About Ain’t Nothin’ Personal
After a kidnap-for-hire plot results in the death of a young boy, Burr, Oklahoma police chief Emmett Hardy blames himself and suffers an alcohol-fueled breakdown. His life at a crossroads, Hardy checks into the hospital for treatment, only to discover upon his release that he’s been suspended from duty. When a dying prisoner contacts him about a long-forgotten unsolved case, Emmett-temporarily at loose ends-begins an informal investigation.
Soon he becomes a target of violence himself, as his investigation becomes a murder probe implicating the most powerful men in town. Hardy is forced to relive one of the most traumatic events of his childhood, and faces the possibility that members of his own family may have been involved in the crime.
Ultimately, with Emmett’s tenuous grasp on sobriety slipping and his moral foundation shifting beneath his feet, the answer to the question, “Who do I trust?” becomes a matter of life and death.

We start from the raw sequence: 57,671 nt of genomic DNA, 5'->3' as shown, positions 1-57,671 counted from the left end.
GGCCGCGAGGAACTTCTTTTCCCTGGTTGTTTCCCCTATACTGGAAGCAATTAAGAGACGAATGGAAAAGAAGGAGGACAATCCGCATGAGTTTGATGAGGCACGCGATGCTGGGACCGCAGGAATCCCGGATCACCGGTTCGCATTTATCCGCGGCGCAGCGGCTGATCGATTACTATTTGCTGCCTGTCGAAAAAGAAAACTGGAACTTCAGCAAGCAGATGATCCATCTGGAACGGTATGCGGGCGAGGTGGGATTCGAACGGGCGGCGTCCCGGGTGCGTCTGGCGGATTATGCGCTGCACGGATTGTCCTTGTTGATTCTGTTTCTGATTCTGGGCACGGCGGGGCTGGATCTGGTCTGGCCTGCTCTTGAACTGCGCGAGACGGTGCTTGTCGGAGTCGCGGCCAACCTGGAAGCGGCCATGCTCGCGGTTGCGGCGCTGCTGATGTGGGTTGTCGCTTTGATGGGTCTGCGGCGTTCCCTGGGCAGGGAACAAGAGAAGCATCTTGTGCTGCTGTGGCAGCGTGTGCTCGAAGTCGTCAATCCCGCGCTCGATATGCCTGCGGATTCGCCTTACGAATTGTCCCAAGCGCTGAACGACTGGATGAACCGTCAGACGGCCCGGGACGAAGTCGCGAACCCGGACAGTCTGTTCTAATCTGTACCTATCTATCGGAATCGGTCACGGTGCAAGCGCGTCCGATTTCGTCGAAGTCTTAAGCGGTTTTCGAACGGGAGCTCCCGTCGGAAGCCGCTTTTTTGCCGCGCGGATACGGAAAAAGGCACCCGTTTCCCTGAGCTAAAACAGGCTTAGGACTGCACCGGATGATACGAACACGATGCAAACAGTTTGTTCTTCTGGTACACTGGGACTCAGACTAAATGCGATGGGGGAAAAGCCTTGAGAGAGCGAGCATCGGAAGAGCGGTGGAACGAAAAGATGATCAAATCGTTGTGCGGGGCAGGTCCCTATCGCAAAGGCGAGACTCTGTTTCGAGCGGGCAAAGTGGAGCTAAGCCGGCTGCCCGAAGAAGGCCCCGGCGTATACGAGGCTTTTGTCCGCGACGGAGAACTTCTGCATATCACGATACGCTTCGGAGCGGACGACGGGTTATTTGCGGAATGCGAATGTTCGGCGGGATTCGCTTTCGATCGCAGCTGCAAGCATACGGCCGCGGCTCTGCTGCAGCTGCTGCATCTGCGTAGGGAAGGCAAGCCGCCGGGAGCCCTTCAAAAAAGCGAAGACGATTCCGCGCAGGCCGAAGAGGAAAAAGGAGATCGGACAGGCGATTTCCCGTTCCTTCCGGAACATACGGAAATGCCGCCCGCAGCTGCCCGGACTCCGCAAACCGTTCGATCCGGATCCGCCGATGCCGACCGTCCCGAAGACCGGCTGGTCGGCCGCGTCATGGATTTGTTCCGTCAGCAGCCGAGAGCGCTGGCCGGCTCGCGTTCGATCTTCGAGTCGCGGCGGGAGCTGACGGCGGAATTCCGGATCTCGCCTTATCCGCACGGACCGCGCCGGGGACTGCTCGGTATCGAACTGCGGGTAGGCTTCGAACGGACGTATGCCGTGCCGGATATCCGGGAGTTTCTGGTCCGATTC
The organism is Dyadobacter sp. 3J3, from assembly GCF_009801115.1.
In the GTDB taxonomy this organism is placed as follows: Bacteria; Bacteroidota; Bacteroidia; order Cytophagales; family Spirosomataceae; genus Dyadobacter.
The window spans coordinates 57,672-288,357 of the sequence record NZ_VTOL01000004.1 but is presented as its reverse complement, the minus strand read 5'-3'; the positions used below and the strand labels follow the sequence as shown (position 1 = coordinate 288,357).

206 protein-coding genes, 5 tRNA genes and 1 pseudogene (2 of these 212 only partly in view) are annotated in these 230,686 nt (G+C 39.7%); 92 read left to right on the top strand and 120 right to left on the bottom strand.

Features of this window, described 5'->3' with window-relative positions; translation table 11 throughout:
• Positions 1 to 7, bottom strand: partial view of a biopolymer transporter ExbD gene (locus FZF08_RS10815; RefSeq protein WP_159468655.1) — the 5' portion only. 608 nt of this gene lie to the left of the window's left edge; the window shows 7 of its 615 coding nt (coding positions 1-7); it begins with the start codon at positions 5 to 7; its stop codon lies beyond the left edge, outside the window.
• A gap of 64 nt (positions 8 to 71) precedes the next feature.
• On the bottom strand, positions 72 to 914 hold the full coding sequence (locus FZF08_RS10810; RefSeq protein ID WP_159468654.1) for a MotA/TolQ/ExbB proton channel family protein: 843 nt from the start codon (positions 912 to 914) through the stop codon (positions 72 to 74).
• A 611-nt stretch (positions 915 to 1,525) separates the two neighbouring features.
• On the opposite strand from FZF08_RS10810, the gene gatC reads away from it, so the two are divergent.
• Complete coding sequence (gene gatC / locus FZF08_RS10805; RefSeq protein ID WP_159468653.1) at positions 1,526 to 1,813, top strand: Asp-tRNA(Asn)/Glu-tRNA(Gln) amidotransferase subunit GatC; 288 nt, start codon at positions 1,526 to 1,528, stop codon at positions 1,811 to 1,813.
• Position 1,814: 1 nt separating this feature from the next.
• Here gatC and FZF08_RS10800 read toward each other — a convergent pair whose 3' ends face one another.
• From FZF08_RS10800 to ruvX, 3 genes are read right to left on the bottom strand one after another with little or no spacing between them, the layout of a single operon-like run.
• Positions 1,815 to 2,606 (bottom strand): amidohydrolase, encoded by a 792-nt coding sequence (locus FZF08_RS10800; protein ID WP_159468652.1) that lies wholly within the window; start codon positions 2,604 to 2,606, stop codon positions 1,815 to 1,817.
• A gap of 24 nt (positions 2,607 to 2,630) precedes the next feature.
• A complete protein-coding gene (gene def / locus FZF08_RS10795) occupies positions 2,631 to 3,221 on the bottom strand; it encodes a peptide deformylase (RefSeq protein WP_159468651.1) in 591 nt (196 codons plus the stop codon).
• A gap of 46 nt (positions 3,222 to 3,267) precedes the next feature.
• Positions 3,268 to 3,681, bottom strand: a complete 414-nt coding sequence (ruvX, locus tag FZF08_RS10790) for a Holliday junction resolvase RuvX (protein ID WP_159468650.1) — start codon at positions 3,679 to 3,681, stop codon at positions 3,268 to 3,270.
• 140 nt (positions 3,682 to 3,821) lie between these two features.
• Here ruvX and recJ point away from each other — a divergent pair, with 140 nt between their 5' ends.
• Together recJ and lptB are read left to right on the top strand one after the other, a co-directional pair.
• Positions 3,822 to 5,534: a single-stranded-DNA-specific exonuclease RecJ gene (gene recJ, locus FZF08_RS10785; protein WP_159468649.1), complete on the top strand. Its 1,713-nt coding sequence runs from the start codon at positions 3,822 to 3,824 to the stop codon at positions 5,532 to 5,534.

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Chris Kelsey father was a jazz saxophonist and his mother a school librarian. He was raised in a succession of small towns in Texas and Oklahoma. His father endowed him with a love for jazz; his mother, a passion for reading. Kelsey began playing saxophone in elementary school and never laid it down. He received his Bachelor’s Degree in Music Education from the University of Central Oklahoma, then moved to New York City, where he made something of a name for himself playing, composing, teaching, and ultimately writing about strange and obtuse forms of modern jazz. He’s been published by a variety of publications, including Ms., Magazine, Jazziz, JazzTimes, and The All Music Guide. As a musician, he’s recorded and produced upwards of twenty albums under his own name, for the C.I.M.P and Unseen Rain labels, and his own Saxofonis and Tzazz Krytyk imprints. Kelsey’s CD, What I Say: The Electric Miles Project, won a 2013 Independent Music Award for Best Tribute Album. His books include the PenCraft Award-winning Where the Hurt Is and the Oklahoma Writers Federation award-winning Butcherville. Kirkus calls his latest, Ain’t Nothin’ Personal, “A strong mystery that clearly shows some secrets, like a few bodies, can’t stay buried.”